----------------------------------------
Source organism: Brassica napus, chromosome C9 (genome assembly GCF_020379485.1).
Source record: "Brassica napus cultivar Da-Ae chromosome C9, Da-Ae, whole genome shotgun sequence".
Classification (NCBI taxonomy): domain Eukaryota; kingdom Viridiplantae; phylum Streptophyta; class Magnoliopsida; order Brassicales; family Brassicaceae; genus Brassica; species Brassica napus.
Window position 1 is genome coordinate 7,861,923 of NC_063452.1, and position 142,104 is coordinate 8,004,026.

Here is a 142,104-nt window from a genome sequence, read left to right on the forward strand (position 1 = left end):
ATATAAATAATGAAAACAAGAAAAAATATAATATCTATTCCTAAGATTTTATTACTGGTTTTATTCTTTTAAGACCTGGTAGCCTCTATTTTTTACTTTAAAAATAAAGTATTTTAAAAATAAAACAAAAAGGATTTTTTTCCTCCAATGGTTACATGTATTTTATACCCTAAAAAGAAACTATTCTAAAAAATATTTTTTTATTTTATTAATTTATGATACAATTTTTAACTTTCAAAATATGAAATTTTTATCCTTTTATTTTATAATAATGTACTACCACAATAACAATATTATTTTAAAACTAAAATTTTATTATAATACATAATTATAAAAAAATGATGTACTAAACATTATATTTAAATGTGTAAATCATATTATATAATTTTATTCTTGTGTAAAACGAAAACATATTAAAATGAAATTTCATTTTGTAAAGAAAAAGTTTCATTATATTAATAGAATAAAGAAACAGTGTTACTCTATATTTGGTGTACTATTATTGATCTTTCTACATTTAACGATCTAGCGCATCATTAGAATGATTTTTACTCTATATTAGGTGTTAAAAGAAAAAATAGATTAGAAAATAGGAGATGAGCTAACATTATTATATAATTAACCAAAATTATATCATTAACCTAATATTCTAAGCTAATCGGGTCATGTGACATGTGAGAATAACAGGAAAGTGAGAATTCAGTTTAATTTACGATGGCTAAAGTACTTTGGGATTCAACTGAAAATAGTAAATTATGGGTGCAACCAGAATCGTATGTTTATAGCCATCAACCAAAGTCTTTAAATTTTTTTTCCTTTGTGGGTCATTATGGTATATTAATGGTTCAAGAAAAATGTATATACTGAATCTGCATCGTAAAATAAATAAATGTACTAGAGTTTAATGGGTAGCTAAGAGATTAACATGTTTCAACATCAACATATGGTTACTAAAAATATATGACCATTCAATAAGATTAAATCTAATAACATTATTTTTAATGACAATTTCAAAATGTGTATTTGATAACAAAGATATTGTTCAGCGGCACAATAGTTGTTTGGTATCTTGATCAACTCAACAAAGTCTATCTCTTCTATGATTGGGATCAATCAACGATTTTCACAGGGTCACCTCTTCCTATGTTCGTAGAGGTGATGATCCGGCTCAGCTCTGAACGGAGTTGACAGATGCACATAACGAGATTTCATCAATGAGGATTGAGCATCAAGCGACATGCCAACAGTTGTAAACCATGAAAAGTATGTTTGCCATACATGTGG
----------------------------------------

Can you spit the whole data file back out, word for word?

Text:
Source organism: Brassica napus, chromosome C9 (genome assembly GCF_020379485.1).
Source record: "Brassica napus cultivar Da-Ae chromosome C9, Da-Ae, whole genome shotgun sequence".
Classification (NCBI taxonomy): domain Eukaryota; kingdom Viridiplantae; phylum Streptophyta; class Magnoliopsida; order Brassicales; family Brassicaceae; genus Brassica; species Brassica napus.
Window position 1 is genome coordinate 7,861,923 of NC_063452.1, and position 142,104 is coordinate 8,004,026.

Here is a 142,104-nt window from a genome sequence, read left to right on the forward strand (position 1 = left end):
ATATAAATAATGAAAACAAGAAAAAATATAATATCTATTCCTAAGATTTTATTACTGGTTTTATTCTTTTAAGACCTGGTAGCCTCTATTTTTTACTTTAAAAATAAAGTATTTTAAAAATAAAACAAAAAGGATTTTTTTCCTCCAATGGTTACATGTATTTTATACCCTAAAAAGAAACTATTCTAAAAAATATTTTTTTATTTTATTAATTTATGATACAATTTTTAACTTTCAAAATATGAAATTTTTATCCTTTTATTTTATAATAATGTACTACCACAATAACAATATTATTTTAAAACTAAAATTTTATTATAATACATAATTATAAAAAAATGATGTACTAAACATTATATTTAAATGTGTAAATCATATTATATAATTTTATTCTTGTGTAAAACGAAAACATATTAAAATGAAATTTCATTTTGTAAAGAAAAAGTTTCATTATATTAATAGAATAAAGAAACAGTGTTACTCTATATTTGGTGTACTATTATTGATCTTTCTACATTTAACGATCTAGCGCATCATTAGAATGATTTTTACTCTATATTAGGTGTTAAAAGAAAAAATAGATTAGAAAATAGGAGATGAGCTAACATTATTATATAATTAACCAAAATTATATCATTAACCTAATATTCTAAGCTAATCGGGTCATGTGACATGTGAGAATAACAGGAAAGTGAGAATTCAGTTTAATTTACGATGGCTAAAGTACTTTGGGATTCAACTGAAAATAGTAAATTATGGGTGCAACCAGAATCGTATGTTTATAGCCATCAACCAAAGTCTTTAAATTTTTTTTCCTTTGTGGGTCATTATGGTATATTAATGGTTCAAGAAAAATGTATATACTGAATCTGCATCGTAAAATAAATAAATGTACTAGAGTTTAATGGGTAGCTAAGAGATTAACATGTTTCAACATCAACATATGGTTACTAAAAATATATGACCATTCAATAAGATTAAATCTAATAACATTATTTTTAATGACAATTTCAAAATGTGTATTTGATAACAAAGATATTGTTCAGCGGCACAATAGTTGTTTGGTATCTTGATCAACTCAACAAAGTCTATCTCTTCTATGATTGGGATCAATCAACGATTTTCACAGGGTCACCTCTTCCTATGTTCGTAGAGGTGATGATCCGGCTCAGCTCTGAACGGAGTTGACAGATGCACATAACGAGATTTCATCAATGAGGATTGAGCATCAAGCGACATGCCAACAGTTGTAAACCATGAAAAGTATGTTTGCCATACATGTGG